When it comes to content theft, there are myths and confusion everywhere. These are just five of the most common myths I’ve run across in my years of working in this area. Many more are still out there.
So that begs the question, what myths have you heard of or want clarification on?
If you have questions about any of the myths in this piece or have any new ones you want to present, feel free to post a comment.
The quicker we can get to the truth of these matters, the faster we can start working on creating an Internet where content is both free and still productive to those that create it.
If balance is the key to a happier Web, then no one disrupts the balance more than scrapers and plagiarists.
Jonathan Bailey writes at Plagiarism Today, a site about plagiarism, content theft and copyright issues on the Web. Jonathan is not a lawyer and none of the information he provides should be taken as legal advice.
Well done! We have got to destroy the myths that are out there about how “hard” and “impossible” it is to fight against comment spam. It isn’t hard, and it is rarely impossible, in fact, it’s probably. We can fight back and educate others.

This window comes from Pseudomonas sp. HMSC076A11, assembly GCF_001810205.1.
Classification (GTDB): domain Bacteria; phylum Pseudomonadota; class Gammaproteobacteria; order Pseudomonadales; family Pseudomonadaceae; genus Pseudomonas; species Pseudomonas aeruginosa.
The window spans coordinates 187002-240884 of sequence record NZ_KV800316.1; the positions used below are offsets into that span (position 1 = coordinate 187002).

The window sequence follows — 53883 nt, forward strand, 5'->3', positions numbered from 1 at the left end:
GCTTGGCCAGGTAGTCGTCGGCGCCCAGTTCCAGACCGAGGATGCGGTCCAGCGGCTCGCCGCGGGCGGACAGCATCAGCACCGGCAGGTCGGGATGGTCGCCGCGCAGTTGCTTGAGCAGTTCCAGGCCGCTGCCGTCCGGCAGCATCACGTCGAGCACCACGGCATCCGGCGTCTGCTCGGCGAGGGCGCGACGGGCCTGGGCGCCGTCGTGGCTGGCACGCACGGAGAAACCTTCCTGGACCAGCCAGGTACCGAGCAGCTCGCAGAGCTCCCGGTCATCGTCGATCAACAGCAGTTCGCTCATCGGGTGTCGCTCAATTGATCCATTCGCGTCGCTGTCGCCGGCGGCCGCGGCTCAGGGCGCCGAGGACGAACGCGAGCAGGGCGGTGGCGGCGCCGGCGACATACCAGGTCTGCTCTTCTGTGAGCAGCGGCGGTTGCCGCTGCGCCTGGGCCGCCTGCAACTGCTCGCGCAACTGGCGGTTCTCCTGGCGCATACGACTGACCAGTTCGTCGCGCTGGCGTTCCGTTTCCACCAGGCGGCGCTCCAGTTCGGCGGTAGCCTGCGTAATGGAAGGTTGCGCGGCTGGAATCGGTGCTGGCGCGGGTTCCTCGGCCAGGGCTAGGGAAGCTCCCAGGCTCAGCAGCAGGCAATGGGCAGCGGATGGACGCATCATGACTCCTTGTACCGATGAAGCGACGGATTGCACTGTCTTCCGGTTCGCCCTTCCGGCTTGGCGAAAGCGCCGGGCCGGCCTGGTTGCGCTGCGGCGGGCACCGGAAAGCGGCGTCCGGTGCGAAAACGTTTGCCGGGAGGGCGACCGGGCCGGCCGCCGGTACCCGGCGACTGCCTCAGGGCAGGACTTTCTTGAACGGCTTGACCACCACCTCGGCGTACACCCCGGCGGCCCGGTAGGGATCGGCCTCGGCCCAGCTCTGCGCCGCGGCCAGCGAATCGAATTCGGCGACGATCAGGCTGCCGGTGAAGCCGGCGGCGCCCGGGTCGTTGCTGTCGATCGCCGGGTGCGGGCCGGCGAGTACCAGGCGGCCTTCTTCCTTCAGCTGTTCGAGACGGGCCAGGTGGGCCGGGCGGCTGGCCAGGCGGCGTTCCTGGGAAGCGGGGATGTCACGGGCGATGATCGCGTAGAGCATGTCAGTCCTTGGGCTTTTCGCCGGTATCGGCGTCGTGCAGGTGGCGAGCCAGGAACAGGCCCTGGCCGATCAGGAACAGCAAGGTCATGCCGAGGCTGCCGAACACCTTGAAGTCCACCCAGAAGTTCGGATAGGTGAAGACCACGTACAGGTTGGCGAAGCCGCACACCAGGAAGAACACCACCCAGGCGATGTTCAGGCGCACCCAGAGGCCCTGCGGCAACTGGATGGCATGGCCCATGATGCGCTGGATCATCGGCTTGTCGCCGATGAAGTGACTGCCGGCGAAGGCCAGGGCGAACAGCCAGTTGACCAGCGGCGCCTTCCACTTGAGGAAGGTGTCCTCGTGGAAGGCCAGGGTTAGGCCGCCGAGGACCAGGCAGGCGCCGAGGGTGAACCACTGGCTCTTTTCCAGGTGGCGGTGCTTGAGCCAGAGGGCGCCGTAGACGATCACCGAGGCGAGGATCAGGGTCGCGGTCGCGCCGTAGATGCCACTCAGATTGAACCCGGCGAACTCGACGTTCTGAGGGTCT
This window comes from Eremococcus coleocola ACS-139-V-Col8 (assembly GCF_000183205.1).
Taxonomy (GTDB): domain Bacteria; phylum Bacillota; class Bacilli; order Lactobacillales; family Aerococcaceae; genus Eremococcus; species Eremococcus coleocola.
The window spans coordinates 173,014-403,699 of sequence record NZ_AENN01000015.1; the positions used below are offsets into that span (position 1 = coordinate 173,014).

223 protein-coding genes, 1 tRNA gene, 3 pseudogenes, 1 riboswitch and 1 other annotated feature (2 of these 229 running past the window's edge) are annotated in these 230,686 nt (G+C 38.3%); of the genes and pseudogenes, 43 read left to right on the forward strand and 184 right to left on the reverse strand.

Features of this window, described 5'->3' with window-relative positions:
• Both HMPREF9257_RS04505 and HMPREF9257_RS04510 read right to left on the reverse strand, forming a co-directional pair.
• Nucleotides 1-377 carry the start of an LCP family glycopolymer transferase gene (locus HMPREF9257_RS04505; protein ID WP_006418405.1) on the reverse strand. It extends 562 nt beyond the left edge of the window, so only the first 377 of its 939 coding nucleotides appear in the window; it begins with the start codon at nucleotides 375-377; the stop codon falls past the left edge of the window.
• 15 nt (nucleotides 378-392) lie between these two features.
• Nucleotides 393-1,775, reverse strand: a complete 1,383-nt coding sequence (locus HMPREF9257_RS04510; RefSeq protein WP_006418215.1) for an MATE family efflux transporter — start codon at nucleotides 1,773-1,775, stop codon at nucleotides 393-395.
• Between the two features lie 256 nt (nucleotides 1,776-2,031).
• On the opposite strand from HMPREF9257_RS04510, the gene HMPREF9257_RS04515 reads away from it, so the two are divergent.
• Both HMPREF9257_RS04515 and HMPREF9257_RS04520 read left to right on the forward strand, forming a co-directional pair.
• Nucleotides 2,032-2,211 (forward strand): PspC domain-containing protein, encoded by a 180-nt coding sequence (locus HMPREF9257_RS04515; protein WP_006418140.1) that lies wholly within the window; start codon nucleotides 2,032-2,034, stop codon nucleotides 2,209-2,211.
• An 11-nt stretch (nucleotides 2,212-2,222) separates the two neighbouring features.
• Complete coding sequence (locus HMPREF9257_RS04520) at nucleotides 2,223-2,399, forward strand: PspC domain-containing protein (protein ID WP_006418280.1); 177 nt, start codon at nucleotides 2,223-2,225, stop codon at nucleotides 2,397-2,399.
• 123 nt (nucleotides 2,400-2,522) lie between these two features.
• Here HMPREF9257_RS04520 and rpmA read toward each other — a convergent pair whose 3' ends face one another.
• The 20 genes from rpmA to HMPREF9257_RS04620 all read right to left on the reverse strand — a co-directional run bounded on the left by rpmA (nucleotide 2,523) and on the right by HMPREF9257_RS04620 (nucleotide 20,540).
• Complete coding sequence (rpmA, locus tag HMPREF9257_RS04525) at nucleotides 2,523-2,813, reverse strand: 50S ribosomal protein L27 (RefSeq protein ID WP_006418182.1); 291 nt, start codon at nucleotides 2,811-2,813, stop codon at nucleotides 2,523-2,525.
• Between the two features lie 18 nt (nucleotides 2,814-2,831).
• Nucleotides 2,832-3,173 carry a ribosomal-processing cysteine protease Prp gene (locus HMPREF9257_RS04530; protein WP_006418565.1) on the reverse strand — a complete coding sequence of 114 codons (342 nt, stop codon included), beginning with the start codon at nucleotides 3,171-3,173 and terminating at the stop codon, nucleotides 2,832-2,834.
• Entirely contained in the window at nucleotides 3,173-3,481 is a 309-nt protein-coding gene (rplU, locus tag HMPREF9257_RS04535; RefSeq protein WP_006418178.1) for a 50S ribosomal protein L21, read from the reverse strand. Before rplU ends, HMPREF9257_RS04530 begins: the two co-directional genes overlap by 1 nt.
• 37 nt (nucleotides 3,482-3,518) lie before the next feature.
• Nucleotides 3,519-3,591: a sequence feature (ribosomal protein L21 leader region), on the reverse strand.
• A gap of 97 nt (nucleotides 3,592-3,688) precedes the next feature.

I’m at the point now of just sending nice non-legal e-mails to registrars and letting them know about splogs. I’ve filed probably hundreds of DMCAs in the past year and nearly every splog has popped back up. I’ve had more luck just sending nice e-mails to the registrars. Nothing too special – just a simple heads-up.
Lorelle: Thank you very much. It means a lot to me. As far as fighting comment spam myths, that’s a whole other article, perhaps for a later date ;)
Jeremy: Rather than notifying the registrar, perhaps you could try contacting the advertisers. You might be able to get the accounts cut and that, in turn, could affect more than just the domain your work appears on.
It’s a pain in the butt, especially with Adsense, but it does work.
If it doesn’t use Adsense I do that, but when it uses Adsense I go straight to the registrar. So far nearly every DMCA I’ve sent to adsense gets me a lame “we see no infringement” response from Google.
Should we get a response/acknowledgment from Google, or from Google AdSense after submitting a complaint? I submitted a complaint on November 6th, and not a word back. How do I escalate, or find out the status? The infringer still has AdSense ads up around my entire articles on their site.
OK, can get I a clarification?